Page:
Auction theory, sequential local service privatization, and the effects of geographical scale economies on effective competition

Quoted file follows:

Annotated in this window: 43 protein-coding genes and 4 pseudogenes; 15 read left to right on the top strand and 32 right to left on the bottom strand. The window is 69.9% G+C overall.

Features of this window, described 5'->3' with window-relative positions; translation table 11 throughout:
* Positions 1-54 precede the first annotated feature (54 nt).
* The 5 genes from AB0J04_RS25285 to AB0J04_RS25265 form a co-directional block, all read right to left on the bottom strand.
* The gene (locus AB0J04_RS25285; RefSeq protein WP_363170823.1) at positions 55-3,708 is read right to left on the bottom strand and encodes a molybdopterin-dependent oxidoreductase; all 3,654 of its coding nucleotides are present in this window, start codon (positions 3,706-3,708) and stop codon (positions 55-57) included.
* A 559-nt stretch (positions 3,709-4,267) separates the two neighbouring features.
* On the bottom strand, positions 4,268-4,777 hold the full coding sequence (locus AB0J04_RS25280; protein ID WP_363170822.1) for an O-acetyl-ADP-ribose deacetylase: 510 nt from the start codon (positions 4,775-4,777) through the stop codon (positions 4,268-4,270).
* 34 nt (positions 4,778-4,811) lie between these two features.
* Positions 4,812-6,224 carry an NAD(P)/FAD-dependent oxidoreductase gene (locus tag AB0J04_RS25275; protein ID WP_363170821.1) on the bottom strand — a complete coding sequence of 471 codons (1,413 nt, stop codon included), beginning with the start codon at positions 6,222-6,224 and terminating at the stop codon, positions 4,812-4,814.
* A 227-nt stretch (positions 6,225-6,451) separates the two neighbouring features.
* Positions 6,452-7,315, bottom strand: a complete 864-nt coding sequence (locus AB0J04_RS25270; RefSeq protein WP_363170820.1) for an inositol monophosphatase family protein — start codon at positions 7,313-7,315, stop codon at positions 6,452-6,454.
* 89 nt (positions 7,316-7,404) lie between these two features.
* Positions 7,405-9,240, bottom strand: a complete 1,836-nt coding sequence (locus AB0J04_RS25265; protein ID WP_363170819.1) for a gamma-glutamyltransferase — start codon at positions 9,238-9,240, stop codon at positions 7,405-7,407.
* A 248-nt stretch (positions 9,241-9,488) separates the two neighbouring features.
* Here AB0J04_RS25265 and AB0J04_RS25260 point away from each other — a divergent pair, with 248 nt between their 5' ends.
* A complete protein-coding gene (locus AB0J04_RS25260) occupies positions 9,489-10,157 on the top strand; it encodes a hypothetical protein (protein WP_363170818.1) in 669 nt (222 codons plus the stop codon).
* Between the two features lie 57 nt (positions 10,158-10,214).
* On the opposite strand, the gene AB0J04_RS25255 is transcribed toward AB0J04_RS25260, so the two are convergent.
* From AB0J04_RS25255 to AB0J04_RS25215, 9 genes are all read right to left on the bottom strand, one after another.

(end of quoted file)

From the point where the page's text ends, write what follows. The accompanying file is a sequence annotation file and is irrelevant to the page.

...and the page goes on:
A sequential weakly efficient two-auction game with entry costs, interdependence between objects, two potential bidders and IPV assumption is presented here in order to give some theoretical predictions on the effects of geographical scale economies on local service privatization performance. It is shown that the first object seller takes profit of this interdependence. The interdependence externality rises effective competition for the first object, expressed as the probability of having more than one final bidder. Besides, if there is more than one final bidder in the first auction, seller extracts the entire bidders expected future surplus differential between having won the first auction and having lost. Consequences for second object seller are less clear, reflecting the contradictory nature of the two main effects of object interdependence. On the one hand, first auction winner becomes stronger, so that expected payments rise in a competitive environment. On the other hand, first auction loser becomes relatively weaker, hence (probably) reducing effective competition for the second object. Additionally, some contributions to static auction theory with entry cost and asymmetric bidders are presented in the appendix.
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